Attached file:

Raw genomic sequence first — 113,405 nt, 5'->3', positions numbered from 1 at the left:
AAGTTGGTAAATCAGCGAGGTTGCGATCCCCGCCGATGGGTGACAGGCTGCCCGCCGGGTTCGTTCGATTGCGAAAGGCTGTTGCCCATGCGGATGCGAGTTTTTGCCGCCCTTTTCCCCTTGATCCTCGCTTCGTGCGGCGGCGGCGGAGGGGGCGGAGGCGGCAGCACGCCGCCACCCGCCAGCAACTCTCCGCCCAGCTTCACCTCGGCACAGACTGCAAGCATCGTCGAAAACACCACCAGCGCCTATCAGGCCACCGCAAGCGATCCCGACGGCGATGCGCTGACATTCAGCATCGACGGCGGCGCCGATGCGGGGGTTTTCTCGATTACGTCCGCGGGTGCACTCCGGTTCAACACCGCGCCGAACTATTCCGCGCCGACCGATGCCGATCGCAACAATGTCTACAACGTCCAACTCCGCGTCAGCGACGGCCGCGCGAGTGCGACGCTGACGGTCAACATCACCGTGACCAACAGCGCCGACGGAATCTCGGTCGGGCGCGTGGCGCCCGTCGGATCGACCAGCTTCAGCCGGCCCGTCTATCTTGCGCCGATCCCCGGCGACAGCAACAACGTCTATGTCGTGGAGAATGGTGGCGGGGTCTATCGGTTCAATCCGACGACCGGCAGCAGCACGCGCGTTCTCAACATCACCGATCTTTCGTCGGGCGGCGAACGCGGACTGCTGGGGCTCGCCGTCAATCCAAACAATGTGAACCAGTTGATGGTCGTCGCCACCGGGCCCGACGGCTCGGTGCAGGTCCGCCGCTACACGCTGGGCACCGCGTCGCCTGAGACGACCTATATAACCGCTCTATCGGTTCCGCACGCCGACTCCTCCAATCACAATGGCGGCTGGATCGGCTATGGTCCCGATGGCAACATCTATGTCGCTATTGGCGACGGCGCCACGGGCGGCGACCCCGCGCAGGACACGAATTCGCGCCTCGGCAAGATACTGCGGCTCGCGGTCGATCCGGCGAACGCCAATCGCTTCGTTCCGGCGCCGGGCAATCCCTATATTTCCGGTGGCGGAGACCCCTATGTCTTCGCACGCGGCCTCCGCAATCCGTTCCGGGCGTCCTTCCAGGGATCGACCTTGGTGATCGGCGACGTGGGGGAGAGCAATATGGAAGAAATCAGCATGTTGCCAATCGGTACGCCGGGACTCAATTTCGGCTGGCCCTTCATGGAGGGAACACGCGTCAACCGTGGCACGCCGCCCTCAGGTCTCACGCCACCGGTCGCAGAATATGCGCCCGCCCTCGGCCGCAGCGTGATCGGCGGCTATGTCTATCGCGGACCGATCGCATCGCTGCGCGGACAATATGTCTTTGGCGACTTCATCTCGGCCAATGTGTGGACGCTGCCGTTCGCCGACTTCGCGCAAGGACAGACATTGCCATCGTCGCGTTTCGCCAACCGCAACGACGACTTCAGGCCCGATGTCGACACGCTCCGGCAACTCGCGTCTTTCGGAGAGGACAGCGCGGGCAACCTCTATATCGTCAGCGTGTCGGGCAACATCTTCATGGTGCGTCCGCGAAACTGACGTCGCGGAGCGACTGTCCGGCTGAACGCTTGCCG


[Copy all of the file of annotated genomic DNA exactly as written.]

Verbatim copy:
Raw genomic sequence first — 113,405 nt, 5'->3', positions numbered from 1 at the left:
AAGTTGGTAAATCAGCGAGGTTGCGATCCCCGCCGATGGGTGACAGGCTGCCCGCCGGGTTCGTTCGATTGCGAAAGGCTGTTGCCCATGCGGATGCGAGTTTTTGCCGCCCTTTTCCCCTTGATCCTCGCTTCGTGCGGCGGCGGCGGAGGGGGCGGAGGCGGCAGCACGCCGCCACCCGCCAGCAACTCTCCGCCCAGCTTCACCTCGGCACAGACTGCAAGCATCGTCGAAAACACCACCAGCGCCTATCAGGCCACCGCAAGCGATCCCGACGGCGATGCGCTGACATTCAGCATCGACGGCGGCGCCGATGCGGGGGTTTTCTCGATTACGTCCGCGGGTGCACTCCGGTTCAACACCGCGCCGAACTATTCCGCGCCGACCGATGCCGATCGCAACAATGTCTACAACGTCCAACTCCGCGTCAGCGACGGCCGCGCGAGTGCGACGCTGACGGTCAACATCACCGTGACCAACAGCGCCGACGGAATCTCGGTCGGGCGCGTGGCGCCCGTCGGATCGACCAGCTTCAGCCGGCCCGTCTATCTTGCGCCGATCCCCGGCGACAGCAACAACGTCTATGTCGTGGAGAATGGTGGCGGGGTCTATCGGTTCAATCCGACGACCGGCAGCAGCACGCGCGTTCTCAACATCACCGATCTTTCGTCGGGCGGCGAACGCGGACTGCTGGGGCTCGCCGTCAATCCAAACAATGTGAACCAGTTGATGGTCGTCGCCACCGGGCCCGACGGCTCGGTGCAGGTCCGCCGCTACACGCTGGGCACCGCGTCGCCTGAGACGACCTATATAACCGCTCTATCGGTTCCGCACGCCGACTCCTCCAATCACAATGGCGGCTGGATCGGCTATGGTCCCGATGGCAACATCTATGTCGCTATTGGCGACGGCGCCACGGGCGGCGACCCCGCGCAGGACACGAATTCGCGCCTCGGCAAGATACTGCGGCTCGCGGTCGATCCGGCGAACGCCAATCGCTTCGTTCCGGCGCCGGGCAATCCCTATATTTCCGGTGGCGGAGACCCCTATGTCTTCGCACGCGGCCTCCGCAATCCGTTCCGGGCGTCCTTCCAGGGATCGACCTTGGTGATCGGCGACGTGGGGGAGAGCAATATGGAAGAAATCAGCATGTTGCCAATCGGTACGCCGGGACTCAATTTCGGCTGGCCCTTCATGGAGGGAACACGCGTCAACCGTGGCACGCCGCCCTCAGGTCTCACGCCACCGGTCGCAGAATATGCGCCCGCCCTCGGCCGCAGCGTGATCGGCGGCTATGTCTATCGCGGACCGATCGCATCGCTGCGCGGACAATATGTCTTTGGCGACTTCATCTCGGCCAATGTGTGGACGCTGCCGTTCGCCGACTTCGCGCAAGGACAGACATTGCCATCGTCGCGTTTCGCCAACCGCAACGACGACTTCAGGCCCGATGTCGACACGCTCCGGCAACTCGCGTCTTTCGGAGAGGACAGCGCGGGCAACCTCTATATCGTCAGCGTGTCGGGCAACATCTTCATGGTGCGTCCGCGAAACTGACGTCGCGGAGCGACTGTCCGGCTGAACGCTTGCCG